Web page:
What started out as a civil war among the Creek Indians became the Creek Indian War. This war was won by the later-President Jackson at The Battle of Horseshoe Bend. That battle led to a treaty being signed at Fort Jackson (visited in our last Alabama History post) where the Creek Indians “agreed” to give 20 million(!!) acres of land to the US Government.
Those 20 million acres are now known as Alabama.
This smashing victory led to Andrew Jackson being celebrated as a war hero, and eventually to his presidency. During that presidency, he signed the Indian Removal Act, initiating the horrific Trail of Tears.
So to recap,
1790: George Washington signs a treaty with the Creek Indians promising to protect their lands (in exchange for 2 million acres of land, among other things.)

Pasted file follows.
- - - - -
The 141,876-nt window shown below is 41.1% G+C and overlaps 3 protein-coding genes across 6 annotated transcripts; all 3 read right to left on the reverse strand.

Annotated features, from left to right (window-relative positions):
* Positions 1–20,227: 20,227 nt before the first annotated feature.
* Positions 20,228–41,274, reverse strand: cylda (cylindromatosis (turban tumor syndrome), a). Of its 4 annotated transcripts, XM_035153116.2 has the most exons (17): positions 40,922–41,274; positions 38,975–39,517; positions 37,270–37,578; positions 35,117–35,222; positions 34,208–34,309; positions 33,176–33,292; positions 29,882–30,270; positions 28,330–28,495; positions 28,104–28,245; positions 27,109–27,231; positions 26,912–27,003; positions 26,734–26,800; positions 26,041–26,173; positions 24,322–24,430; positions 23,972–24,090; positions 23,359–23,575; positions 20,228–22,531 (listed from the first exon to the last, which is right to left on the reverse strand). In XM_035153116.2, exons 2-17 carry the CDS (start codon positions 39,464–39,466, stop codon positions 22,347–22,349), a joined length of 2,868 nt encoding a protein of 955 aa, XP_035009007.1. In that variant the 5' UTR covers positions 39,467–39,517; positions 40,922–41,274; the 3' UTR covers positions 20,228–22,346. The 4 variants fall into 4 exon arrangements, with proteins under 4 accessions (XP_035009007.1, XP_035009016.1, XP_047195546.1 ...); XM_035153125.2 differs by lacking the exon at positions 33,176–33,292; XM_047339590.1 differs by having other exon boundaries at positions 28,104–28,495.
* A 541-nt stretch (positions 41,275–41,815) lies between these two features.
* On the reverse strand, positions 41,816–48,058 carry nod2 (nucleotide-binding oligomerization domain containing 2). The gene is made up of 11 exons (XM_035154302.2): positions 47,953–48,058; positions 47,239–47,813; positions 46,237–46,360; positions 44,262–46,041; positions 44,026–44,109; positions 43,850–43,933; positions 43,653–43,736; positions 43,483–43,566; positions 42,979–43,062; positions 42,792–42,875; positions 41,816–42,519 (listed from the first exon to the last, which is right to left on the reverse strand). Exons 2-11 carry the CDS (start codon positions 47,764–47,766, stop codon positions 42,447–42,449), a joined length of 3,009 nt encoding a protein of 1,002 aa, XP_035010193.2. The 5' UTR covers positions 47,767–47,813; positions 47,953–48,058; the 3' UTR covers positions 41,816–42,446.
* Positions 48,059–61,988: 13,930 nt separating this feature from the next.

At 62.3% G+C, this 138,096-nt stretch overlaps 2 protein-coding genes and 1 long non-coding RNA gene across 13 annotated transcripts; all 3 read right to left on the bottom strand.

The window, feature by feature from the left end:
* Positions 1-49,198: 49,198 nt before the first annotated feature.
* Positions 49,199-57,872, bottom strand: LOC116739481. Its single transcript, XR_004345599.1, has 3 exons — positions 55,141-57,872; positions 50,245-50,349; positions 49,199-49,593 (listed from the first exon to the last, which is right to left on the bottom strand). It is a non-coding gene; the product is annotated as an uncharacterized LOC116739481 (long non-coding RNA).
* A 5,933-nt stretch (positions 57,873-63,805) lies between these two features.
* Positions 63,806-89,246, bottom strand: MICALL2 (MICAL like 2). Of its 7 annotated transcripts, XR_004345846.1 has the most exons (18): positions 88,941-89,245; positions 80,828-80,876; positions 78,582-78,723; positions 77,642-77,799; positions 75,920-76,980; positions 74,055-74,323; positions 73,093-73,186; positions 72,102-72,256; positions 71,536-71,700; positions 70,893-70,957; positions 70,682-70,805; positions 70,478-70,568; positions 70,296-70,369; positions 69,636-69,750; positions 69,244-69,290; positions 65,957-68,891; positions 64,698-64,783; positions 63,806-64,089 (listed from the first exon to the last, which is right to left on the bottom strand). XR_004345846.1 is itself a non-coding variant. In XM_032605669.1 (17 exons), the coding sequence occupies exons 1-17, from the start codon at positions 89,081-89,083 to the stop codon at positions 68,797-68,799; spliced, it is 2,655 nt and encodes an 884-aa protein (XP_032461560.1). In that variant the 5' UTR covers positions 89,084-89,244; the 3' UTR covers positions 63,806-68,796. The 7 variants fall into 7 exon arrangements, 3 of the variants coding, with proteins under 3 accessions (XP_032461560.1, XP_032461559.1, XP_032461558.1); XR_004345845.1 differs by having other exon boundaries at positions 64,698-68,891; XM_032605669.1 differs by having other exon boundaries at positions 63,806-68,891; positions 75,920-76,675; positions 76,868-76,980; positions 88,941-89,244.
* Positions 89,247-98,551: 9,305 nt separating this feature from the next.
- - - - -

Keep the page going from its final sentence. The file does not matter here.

1814: As a condition of their surrender, the Creek Indians sign a treaty with Andrew Jackson, turning over more than 20 million acres of land.
1830: Andrew Jackson attempts to banish all Creek Indians, along with Chickasaw, Choctaw, Seminole, and Cherokee Indians, to Oklahoma.
So yeah. We’re good at keeping promises.
(Note: all of this is rather oversimplified and leaving out the extremely gory details that I did not want to find while researching these facts.)
So of course, we visited Horseshoe Bend National Military Park.
Like Russell Cave National Monument, the children were given activity books to earn another Junior Ranger badge.
The museum was also great and informative, as was the movie you had to watch to earn your Junior Ranger badge.
This is the battle field, the inner ring of the Horseshoe (a bend in the Tallapoosa River), that led to Alabama’s statehood, the loss of Indian land, and a eventually a presidency for Andrew Jackson.
They built an awning at the top, with information about the battle. We discussed how it all went down, then the children moved on to the game of “Who can jump across the middle and land on the other side.”